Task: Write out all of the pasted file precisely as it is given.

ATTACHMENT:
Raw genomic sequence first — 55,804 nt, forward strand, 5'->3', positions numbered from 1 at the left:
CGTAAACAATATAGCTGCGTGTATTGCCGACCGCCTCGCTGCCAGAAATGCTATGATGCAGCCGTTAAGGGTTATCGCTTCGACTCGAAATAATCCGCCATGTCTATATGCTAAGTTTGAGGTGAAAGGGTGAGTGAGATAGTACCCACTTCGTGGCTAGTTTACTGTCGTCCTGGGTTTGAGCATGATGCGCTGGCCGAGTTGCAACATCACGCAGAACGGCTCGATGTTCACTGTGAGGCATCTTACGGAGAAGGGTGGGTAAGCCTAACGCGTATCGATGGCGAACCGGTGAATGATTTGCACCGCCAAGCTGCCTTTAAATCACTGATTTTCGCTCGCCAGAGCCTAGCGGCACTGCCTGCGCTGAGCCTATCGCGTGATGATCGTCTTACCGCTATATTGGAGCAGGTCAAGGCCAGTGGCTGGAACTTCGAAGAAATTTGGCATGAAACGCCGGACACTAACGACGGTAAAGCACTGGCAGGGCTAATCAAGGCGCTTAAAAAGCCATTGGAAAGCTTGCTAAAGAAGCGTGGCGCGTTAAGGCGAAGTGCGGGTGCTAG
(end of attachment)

Raw genomic sequence first — 55,804 nt, forward strand, 5'->3', positions numbered from 1 at the left:
CGTAAACAATATAGCTGCGTGTATTGCCGACCGCCTCGCTGCCAGAAATGCTATGATGCAGCCGTTAAGGGTTATCGCTTCGACTCGAAATAATCCGCCATGTCTATATGCTAAGTTTGAGGTGAAAGGGTGAGTGAGATAGTACCCACTTCGTGGCTAGTTTACTGTCGTCCTGGGTTTGAGCATGATGCGCTGGCCGAGTTGCAACATCACGCAGAACGGCTCGATGTTCACTGTGAGGCATCTTACGGAGAAGGGTGGGTAAGCCTAACGCGTATCGATGGCGAACCGGTGAATGATTTGCACCGCCAAGCTGCCTTTAAATCACTGATTTTCGCTCGCCAGAGCCTAGCGGCACTGCCTGCGCTGAGCCTATCGCGTGATGATCGTCTTACCGCTATATTGGAGCAGGTCAAGGCCAGTGGCTGGAACTTCGAAGAAATTTGGCATGAAACGCCGGACACTAACGACGGTAAAGCACTGGCAGGGCTAATCAAGGCGCTTAAAAAGCCATTGGAAAGCTTGCTAAAGAAGCGTGGCGCGTTAAGGCGAAGTGCGGGTGCTAG